Advancements in recent medical technology have given addicts much more of a fighting chance against the scourge of alcoholism and addiction. Before, most addicts had to sweat it out! But now we have drugs like Naltrexone (sold under brand names such as Vivitrol and DaVita).
These drugs are game-changers for many addicts who struggle with the urges to use, which goes for every addict. But it’s not about what Naltrexone makes one feel; it’s about what it makes one NOT feel. The following blog is a resource for any questions you might have about Naltrexone, similar drugs, and whether this MAT treatment might be right for you or a loved one?
Table of Contents
How Does Naltrexone Work?
Naltrexone is a drug that works uniquely. But first, let’s understand how alcohol and opioids make someone feel high: when alcohol or opiates (heroin, morphine, Percocet, amongst others) are released into the brain, the substance binds with special receptors in the brain. These receptors then release three dopamine which is responsible for the euphoric feelings associated with drugs.
The chemical in Naltrexone works by binding with these opioid receptors in the brain and blocking them from binding with anything else. In other words, the “high” feeling one gets from being drunk or on opiates is significantly reduced. With this perceived benefit out of the picture, using alcohol or opiates doesn’t look so “sweet” to the addict’s mind as it did before, and the urge to use is reduced.
Is Naltrexone Similar to Methadone or Buprenorphine?
Although Naltrexone works similarly to methadone and buprenorphine, it blocks the opioid receptors in the brain. But there is one key difference: Naltrexone won’t get the patient high and can not be abused. Again, this is because it’s a non-addictive subsistence.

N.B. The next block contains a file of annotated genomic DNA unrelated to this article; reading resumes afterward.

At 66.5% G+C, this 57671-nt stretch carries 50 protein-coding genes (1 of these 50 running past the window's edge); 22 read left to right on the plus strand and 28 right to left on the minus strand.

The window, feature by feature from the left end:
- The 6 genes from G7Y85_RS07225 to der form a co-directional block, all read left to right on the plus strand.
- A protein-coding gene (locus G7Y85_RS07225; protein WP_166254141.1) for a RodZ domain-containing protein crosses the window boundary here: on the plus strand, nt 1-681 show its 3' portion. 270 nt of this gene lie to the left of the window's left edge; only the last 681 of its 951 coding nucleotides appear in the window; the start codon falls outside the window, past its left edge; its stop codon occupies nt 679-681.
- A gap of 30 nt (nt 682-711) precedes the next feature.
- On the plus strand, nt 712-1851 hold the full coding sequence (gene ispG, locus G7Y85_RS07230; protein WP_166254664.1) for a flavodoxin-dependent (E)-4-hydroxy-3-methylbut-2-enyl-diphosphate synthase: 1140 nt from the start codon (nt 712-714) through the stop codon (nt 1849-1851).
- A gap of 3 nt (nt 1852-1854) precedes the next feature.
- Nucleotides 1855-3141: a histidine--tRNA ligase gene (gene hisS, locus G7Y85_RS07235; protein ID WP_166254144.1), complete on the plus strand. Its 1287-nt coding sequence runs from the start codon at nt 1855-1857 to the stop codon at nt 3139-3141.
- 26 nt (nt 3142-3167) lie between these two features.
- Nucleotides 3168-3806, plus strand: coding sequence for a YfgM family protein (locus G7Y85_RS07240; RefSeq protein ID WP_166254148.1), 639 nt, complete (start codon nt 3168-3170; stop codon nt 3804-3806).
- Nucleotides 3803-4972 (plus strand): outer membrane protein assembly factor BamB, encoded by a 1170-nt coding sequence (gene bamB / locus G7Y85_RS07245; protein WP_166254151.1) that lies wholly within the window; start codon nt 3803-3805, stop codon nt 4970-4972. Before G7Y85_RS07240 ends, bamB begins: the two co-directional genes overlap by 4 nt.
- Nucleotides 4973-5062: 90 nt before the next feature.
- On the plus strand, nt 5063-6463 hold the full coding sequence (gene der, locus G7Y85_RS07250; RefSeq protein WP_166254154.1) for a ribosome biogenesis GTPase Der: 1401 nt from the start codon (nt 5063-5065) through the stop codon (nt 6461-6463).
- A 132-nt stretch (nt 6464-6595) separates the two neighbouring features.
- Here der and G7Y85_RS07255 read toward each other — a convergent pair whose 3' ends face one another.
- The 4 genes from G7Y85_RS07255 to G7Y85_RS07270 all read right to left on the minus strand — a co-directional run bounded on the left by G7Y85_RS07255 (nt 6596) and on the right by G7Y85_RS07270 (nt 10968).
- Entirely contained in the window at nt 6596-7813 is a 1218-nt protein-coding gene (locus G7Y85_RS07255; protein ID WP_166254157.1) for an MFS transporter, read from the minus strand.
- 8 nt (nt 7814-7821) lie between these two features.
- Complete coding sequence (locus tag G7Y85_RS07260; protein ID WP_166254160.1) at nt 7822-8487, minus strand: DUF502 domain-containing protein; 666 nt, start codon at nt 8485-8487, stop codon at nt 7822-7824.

Unfortunately, for some of the other drugs designed to do the same black opioid receptors, they extenuate addiction problems. For example, methadone is infamous for becoming another currency for addicts to deal in. Addicts pick up their methadone for the day, don’t use it, sell it, or trade it for their drug of choice. Naltrexone takes this factor out of the equation.
In Which Form is Naltrexone Available?
Naltrexone comes in a few different forms. It commonly comes in pill form, which is prescribed daily by a doctor. A daily prescription is that adherence is hard to control as the addict’s mind is not healthy. If an addict truly wants to get high or drunk that day, they could skip their dose. This a more successful method of taking Naltrexone. This is in the form of an intramuscular injection every month.
This method is ideal for attics that are struggling with the urge to use it. The choice to get drunk or high on their drug of choice is taken out of the equation. Unfortunately, Naltrexone only blocks that euphoric feeling from alcohol or opiates. Other drugs are not affected. And if someone is truly unable to embrace their sobriety, they might switch to another drug for a while.
Is Naltrexone Dangerous?
Naltrexone can be dangerous. For alcoholics, alcohol will still affect the body even though it’s not getting the brain high. Judgment and motor skills can still be affected. Opiate addicts need to be careful because if they take their dose of Naltrexone before they have completed withdrawals, the prescription could send them into accurate withdrawal syndrome, which is very painful.
Learn More About Medication-Assisted Treatment
As always, any drugs taken for addiction should have complied with certified drug counseling from an accredited rehab center. If you or a loved one have an addiction to Naltrexone contact us and one of our specialists can help you on the path to sobriety. All calls are free and confidential and we are available around the clock. Time to start your recovery to live a happier and healthier life.